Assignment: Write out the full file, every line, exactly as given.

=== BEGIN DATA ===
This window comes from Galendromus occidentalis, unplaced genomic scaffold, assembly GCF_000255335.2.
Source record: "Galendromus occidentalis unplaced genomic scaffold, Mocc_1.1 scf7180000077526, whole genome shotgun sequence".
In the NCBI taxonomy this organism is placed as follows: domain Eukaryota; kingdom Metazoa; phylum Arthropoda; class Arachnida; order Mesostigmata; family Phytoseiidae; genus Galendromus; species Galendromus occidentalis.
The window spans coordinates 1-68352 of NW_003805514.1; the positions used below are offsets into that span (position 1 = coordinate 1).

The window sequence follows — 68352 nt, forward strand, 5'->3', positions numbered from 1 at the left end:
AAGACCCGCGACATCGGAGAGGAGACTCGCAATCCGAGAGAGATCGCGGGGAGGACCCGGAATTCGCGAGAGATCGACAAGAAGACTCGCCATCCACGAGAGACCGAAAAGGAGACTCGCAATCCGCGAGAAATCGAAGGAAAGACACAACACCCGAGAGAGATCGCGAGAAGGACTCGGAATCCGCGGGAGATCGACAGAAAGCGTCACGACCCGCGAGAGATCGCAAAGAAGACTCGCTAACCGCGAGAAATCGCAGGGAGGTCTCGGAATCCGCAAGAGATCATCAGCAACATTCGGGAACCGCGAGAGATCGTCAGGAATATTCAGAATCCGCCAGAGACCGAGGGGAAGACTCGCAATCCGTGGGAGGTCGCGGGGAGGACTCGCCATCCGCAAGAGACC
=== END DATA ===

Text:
This window comes from Galendromus occidentalis, unplaced genomic scaffold, assembly GCF_000255335.2.
Source record: "Galendromus occidentalis unplaced genomic scaffold, Mocc_1.1 scf7180000077526, whole genome shotgun sequence".
In the NCBI taxonomy this organism is placed as follows: domain Eukaryota; kingdom Metazoa; phylum Arthropoda; class Arachnida; order Mesostigmata; family Phytoseiidae; genus Galendromus; species Galendromus occidentalis.
The window spans coordinates 1-68352 of NW_003805514.1; the positions used below are offsets into that span (position 1 = coordinate 1).

The window sequence follows — 68352 nt, forward strand, 5'->3', positions numbered from 1 at the left end:
AAGACCCGCGACATCGGAGAGGAGACTCGCAATCCGAGAGAGATCGCGGGGAGGACCCGGAATTCGCGAGAGATCGACAAGAAGACTCGCCATCCACGAGAGACCGAAAAGGAGACTCGCAATCCGCGAGAAATCGAAGGAAAGACACAACACCCGAGAGAGATCGCGAGAAGGACTCGGAATCCGCGGGAGATCGACAGAAAGCGTCACGACCCGCGAGAGATCGCAAAGAAGACTCGCTAACCGCGAGAAATCGCAGGGAGGTCTCGGAATCCGCAAGAGATCATCAGCAACATTCGGGAACCGCGAGAGATCGTCAGGAATATTCAGAATCCGCCAGAGACCGAGGGGAAGACTCGCAATCCGTGGGAGGTCGCGGGGAGGACTCGCCATCCGCAAGAGACC